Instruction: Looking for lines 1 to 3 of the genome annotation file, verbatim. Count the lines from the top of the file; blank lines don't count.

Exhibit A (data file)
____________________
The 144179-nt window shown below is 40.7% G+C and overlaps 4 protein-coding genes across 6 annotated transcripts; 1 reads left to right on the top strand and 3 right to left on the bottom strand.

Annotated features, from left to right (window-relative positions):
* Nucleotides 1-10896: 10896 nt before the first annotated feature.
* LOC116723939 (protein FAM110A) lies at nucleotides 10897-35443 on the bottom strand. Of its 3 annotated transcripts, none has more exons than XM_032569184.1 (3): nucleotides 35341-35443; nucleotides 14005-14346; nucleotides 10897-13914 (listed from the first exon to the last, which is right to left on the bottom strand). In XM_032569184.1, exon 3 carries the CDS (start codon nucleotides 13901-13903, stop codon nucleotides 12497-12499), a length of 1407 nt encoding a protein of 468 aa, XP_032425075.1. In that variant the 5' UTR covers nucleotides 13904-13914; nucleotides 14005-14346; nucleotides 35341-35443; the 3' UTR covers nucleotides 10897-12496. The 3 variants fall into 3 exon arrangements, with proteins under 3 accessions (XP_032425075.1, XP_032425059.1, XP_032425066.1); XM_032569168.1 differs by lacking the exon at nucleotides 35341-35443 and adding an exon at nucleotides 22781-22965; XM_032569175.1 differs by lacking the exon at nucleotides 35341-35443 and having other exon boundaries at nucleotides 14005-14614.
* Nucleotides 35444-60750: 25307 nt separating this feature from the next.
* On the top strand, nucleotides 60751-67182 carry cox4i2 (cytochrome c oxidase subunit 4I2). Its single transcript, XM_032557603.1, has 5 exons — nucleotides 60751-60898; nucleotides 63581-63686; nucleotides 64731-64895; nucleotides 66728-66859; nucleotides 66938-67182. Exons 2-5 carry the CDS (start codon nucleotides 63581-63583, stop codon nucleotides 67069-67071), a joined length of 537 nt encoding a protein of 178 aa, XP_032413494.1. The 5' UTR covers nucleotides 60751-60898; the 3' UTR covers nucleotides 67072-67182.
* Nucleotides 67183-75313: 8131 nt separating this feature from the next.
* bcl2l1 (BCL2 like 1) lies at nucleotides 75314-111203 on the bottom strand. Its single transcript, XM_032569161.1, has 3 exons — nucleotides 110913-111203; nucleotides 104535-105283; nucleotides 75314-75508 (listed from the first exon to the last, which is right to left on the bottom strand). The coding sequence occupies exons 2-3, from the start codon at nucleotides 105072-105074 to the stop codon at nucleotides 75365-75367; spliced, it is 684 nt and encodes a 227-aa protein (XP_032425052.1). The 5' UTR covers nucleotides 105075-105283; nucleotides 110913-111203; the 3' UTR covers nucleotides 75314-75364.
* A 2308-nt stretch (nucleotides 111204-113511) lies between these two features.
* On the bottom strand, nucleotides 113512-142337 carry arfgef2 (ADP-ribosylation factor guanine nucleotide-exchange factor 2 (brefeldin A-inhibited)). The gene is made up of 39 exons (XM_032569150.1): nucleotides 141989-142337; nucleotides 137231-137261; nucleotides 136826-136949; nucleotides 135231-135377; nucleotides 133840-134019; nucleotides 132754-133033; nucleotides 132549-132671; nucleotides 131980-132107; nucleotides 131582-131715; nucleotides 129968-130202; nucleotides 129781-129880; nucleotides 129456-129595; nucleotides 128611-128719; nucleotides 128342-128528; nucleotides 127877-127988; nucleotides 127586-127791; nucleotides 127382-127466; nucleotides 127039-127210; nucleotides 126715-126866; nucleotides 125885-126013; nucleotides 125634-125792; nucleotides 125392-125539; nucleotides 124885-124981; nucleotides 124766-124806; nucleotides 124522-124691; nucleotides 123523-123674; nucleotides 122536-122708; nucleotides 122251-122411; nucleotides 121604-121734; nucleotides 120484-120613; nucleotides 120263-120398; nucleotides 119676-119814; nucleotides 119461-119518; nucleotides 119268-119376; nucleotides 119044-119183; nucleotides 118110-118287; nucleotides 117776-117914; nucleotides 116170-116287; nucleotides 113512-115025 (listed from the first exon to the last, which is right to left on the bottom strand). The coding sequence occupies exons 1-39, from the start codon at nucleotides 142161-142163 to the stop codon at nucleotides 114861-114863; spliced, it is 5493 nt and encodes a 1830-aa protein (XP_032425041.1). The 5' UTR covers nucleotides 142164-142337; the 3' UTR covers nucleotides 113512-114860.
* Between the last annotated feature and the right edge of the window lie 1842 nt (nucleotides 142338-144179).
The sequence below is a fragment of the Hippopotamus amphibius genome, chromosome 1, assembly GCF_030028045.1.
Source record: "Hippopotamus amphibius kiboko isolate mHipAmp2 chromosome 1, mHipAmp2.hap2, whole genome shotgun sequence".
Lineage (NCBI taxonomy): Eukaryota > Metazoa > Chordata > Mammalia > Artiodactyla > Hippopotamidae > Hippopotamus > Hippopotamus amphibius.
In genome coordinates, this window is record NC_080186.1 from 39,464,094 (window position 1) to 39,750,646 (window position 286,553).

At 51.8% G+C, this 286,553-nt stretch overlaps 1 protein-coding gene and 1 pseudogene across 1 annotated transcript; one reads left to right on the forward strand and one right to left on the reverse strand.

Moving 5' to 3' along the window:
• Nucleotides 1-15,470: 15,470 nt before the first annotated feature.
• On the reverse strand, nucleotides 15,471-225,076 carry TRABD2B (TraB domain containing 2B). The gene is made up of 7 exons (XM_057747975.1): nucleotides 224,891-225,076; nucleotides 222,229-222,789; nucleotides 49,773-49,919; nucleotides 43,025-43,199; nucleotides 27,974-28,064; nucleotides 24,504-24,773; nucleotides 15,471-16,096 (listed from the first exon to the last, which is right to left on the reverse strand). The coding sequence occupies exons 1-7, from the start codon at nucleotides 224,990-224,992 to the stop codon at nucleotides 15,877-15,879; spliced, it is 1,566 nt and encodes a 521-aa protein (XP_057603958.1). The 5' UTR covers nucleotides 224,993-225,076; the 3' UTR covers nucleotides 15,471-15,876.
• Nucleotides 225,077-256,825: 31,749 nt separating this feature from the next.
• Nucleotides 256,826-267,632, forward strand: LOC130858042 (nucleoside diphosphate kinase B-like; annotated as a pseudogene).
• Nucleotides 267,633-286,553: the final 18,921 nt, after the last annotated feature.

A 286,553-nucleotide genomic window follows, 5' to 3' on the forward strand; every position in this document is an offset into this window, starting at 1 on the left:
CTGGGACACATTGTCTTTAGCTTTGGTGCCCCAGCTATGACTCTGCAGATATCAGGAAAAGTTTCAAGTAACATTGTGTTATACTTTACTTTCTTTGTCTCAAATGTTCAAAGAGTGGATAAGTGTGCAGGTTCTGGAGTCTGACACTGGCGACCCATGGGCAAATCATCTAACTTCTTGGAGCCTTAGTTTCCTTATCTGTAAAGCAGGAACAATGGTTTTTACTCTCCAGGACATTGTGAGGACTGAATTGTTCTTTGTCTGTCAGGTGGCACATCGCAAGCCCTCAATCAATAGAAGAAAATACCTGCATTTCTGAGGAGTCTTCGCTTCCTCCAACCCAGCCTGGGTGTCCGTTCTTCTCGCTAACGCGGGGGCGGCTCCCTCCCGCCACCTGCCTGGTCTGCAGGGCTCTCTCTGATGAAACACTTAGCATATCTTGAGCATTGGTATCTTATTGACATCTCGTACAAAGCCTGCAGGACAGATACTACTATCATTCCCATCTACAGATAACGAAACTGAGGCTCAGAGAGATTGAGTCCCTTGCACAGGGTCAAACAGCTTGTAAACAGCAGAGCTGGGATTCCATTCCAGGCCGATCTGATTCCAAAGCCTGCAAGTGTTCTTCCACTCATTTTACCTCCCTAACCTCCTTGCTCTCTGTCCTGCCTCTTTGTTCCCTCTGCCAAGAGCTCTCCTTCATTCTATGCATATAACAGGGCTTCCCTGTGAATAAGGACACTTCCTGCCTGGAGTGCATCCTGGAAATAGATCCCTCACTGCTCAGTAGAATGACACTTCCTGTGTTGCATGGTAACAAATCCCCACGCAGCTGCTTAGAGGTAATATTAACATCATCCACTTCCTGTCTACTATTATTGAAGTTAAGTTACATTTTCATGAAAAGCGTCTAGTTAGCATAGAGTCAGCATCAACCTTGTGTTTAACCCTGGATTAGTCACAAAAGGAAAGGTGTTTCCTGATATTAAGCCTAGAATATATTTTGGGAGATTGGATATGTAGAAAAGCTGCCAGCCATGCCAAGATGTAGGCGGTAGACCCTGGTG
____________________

The 144179-nt window shown below is 40.7% G+C and overlaps 4 protein-coding genes across 6 annotated transcripts; 1 reads left to right on the top strand and 3 right to left on the bottom strand.

Annotated features, from left to right (window-relative positions):
* Nucleotides 1-10896: 10896 nt before the first annotated feature.